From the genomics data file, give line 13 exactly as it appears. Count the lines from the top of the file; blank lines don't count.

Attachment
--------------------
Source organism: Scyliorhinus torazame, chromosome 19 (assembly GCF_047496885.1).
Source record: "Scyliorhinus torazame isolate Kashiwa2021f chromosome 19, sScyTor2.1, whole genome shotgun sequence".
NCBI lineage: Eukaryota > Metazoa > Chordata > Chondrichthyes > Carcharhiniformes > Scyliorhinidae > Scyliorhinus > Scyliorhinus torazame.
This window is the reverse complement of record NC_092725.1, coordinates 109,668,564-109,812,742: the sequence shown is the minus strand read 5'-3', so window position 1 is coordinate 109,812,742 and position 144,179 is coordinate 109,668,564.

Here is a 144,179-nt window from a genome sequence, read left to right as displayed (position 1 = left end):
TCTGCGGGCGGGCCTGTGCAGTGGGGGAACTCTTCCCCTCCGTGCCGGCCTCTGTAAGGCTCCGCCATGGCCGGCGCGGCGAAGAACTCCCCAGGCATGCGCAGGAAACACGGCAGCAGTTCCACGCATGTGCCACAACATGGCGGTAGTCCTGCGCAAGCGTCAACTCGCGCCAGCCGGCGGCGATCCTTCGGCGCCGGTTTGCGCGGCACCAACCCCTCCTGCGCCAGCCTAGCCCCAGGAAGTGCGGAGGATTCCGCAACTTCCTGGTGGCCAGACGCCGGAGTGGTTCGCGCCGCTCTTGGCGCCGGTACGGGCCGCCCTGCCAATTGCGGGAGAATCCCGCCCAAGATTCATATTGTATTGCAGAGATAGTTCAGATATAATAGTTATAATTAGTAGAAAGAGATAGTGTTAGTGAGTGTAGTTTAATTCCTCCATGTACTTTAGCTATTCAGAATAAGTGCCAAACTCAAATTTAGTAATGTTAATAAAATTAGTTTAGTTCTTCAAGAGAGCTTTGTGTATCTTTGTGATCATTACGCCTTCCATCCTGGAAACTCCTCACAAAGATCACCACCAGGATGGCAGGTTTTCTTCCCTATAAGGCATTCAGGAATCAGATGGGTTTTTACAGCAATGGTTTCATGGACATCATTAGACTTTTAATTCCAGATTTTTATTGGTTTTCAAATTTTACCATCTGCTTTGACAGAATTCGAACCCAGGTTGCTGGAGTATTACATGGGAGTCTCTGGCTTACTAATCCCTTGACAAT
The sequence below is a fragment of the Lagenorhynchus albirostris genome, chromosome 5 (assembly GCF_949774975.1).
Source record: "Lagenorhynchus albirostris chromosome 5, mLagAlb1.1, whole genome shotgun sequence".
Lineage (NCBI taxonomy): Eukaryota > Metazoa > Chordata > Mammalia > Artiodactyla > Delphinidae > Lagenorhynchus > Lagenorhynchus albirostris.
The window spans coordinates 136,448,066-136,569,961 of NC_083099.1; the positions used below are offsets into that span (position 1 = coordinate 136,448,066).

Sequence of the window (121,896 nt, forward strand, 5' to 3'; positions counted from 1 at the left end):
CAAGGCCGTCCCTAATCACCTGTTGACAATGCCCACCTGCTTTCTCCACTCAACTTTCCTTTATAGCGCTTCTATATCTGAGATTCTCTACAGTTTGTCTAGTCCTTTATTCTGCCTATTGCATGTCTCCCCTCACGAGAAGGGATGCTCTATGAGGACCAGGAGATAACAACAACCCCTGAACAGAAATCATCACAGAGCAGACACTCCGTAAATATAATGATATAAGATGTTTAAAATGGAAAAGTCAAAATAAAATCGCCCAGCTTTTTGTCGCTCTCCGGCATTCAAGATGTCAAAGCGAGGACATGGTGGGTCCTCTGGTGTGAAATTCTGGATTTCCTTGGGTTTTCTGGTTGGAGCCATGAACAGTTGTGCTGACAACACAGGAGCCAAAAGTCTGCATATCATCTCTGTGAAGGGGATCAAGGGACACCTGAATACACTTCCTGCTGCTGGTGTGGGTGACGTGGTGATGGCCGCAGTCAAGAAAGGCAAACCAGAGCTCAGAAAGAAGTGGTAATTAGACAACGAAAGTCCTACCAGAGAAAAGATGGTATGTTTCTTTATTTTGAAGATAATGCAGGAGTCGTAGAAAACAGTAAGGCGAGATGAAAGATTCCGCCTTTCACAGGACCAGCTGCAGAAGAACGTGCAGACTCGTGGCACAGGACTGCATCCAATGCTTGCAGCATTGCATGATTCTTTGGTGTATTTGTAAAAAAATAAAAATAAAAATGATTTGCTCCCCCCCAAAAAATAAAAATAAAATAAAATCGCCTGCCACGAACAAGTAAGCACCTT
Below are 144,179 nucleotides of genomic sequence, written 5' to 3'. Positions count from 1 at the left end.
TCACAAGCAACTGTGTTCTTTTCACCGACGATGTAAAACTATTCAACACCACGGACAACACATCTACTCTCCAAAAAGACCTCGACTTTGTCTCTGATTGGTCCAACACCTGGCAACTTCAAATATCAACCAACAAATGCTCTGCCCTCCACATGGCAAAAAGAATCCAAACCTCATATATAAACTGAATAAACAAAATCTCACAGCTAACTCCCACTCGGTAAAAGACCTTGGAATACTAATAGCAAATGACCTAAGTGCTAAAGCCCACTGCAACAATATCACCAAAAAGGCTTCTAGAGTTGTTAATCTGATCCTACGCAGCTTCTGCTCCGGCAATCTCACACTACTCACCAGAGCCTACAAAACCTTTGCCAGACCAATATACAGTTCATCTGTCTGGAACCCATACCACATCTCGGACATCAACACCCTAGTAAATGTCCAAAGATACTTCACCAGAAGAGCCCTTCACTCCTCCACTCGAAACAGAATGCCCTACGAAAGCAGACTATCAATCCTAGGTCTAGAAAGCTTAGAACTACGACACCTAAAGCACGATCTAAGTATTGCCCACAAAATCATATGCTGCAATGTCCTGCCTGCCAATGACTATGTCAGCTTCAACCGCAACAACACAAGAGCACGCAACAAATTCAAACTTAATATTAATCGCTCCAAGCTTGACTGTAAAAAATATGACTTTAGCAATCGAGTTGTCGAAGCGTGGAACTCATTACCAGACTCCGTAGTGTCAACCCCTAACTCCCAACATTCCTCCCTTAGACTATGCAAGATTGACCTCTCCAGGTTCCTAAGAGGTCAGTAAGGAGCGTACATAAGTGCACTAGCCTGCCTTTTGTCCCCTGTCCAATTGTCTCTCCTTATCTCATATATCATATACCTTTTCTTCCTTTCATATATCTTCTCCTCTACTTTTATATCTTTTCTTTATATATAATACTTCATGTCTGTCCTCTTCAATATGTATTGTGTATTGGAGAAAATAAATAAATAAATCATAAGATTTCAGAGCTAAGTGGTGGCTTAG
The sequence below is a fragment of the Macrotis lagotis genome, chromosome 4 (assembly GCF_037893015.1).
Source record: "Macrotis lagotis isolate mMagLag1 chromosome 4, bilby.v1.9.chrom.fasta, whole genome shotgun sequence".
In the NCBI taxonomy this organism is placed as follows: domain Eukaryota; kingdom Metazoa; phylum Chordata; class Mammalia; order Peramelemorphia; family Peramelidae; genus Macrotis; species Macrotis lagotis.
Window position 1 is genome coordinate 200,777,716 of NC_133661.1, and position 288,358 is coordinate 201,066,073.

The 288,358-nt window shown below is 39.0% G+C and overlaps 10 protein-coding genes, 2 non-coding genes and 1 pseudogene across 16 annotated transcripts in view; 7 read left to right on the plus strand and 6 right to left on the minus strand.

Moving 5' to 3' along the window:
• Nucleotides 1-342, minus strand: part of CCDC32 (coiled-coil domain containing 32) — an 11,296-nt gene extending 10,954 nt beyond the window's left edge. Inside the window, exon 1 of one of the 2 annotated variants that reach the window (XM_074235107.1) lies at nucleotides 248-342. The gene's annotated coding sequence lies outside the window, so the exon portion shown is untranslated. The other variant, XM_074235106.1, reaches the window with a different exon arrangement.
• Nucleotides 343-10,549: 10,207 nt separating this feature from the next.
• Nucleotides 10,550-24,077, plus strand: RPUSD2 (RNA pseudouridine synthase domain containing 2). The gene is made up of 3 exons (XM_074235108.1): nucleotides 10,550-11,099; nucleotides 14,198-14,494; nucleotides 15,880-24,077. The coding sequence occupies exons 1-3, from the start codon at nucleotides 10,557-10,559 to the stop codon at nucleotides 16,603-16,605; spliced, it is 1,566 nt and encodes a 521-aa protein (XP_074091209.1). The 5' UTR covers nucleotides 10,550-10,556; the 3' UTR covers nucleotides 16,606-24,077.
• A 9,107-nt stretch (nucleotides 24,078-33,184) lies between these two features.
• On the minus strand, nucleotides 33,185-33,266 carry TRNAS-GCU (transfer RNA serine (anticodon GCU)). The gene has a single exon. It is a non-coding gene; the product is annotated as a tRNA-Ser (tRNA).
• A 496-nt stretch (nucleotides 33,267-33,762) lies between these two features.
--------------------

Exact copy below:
Below are 144,179 nucleotides of genomic sequence, written 5' to 3'. Positions count from 1 at the left end.